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In JoVE (1)
- Het analyseren van cellulaire internalisatie van nanodeeltjes en bacteriën door Multi-spectrale Imaging flowcytometrie
Other Publications (1)
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Articles by Gregory J. Phillips in JoVE
Het analyseren van cellulaire internalisatie van nanodeeltjes en bacteriën door Multi-spectrale Imaging flowcytometrie
Yashdeep Phanse1, Amanda E. Ramer-Tait1, Sherree L. Friend2, Brenda Carrillo-Conde3, Paul Lueth1, Carrie J. Oster1, Gregory J. Phillips1, Balaji Narasimhan3, Michael J. Wannemuehler1, Bryan H. Bellaire1
1Department of Veterinary Microbiology and Preventive Medicine, Iowa State University, 2Amnis Corporation, 3Department of Chemical and Biological Engineering, Iowa State University
In dit artikel beschrijven we een methode gebruik te maken van multi-spectraal imaging flowcytometrie om de internalisering van polyanhydride nanodeeltjes of bacteriën door RAW 264.7 cellen te kwantificeren.
Other articles by Gregory J. Phillips on PubMed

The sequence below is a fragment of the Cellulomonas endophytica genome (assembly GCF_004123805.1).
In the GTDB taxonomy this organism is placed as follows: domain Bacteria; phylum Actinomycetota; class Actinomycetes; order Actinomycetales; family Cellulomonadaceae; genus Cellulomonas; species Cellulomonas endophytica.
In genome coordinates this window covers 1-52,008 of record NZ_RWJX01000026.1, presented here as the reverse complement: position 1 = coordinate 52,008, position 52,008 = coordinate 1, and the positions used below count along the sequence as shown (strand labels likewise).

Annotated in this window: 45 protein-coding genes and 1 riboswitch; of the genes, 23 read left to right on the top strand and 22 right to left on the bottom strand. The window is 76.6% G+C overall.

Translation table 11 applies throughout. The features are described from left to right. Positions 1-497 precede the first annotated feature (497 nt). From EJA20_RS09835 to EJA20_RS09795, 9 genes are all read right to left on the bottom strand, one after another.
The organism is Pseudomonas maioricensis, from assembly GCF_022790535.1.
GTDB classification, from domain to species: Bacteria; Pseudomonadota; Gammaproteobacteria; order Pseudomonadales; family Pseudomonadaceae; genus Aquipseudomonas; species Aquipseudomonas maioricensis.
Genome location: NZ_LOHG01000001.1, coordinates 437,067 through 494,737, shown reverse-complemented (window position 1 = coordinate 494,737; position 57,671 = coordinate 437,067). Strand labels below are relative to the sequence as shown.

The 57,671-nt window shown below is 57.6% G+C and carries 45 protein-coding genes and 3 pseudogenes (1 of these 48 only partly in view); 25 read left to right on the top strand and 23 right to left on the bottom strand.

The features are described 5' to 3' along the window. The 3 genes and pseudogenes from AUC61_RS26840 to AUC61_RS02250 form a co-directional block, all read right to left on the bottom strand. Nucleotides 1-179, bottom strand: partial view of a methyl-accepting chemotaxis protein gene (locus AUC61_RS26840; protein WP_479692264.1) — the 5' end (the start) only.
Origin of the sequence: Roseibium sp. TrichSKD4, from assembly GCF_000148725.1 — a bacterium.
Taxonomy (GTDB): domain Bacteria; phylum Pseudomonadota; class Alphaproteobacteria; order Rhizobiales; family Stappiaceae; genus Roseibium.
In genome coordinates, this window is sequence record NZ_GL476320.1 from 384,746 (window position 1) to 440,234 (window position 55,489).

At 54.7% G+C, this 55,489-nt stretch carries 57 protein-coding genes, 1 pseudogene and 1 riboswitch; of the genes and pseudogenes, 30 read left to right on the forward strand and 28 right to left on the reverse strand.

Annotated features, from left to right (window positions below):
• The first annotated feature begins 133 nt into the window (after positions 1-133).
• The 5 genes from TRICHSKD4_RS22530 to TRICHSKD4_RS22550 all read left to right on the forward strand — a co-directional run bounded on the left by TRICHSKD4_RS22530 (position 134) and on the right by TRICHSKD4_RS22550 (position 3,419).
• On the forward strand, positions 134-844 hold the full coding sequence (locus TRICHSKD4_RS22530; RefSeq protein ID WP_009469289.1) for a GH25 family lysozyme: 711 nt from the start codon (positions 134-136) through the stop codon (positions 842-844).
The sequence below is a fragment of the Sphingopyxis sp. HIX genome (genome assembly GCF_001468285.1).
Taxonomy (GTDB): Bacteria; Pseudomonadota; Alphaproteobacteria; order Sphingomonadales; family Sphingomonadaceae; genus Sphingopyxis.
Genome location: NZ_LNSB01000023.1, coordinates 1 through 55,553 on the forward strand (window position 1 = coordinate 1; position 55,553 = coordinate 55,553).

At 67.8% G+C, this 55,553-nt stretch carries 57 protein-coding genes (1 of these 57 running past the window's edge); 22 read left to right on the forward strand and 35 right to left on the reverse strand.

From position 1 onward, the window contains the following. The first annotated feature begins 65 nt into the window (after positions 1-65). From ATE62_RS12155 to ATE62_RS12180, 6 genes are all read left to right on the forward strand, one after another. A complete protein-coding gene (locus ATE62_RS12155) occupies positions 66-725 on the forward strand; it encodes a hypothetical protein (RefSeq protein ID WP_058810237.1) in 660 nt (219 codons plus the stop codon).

Acta Biomaterialia. Aug, 2010 | Pubmed ID: 20123135
The design of biodegradable polymeric delivery systems based on polyanhydrides that would provide for improved structural integrity of Yersinia pestis antigens was the main goal of this study. Accordingly, the full-length Y. pestis fusion protein (F1-V) or a recombinant Y. pestis fusion protein (F1(B2T1)-V10) was encapsulated and released from microparticles based on 1,6-bis(p-carboxyphenoxy)hexane (CPH) and sebacic acid (SA) copolymers and 1,8-bis(p-carboxyphenoxy)-3,6-dioxaoctane (CPTEG) and CPH copolymers fabricated by cryogenic atomization. An enzyme-linked immunosorbent assay was used to measure changes in the antigenicity of the released proteins. The recombinant F1(B2T1)-V10 was unstable upon release from the hydrophobic CPH:SA microparticles, but maintained its structure and antigenicity in the amphiphilic CPTEG:CPH system. The full-length F1-V was stably released by both CPH:SA and CPTEG:CPH microparticles. In order to determine the effect of the anhydride monomers on the protein structure, changes in the primary, secondary, and tertiary structure, as well as the antigenicity of both Y. pestis antigens, were measured after incubation in the presence of saturated solutions of SA, CPH, and CPTEG anhydride monomers. The results indicated that the amphiphilic environment provided by the CPTEG monomer was important to preserve the structure and antigenicity of both proteins. These studies offer an approach by which a thorough understanding of the mechanisms governing antigenic instability can be elucidated in order to optimize the in vivo performance of biodegradable delivery devices as protein carriers and/or vaccine adjuvants.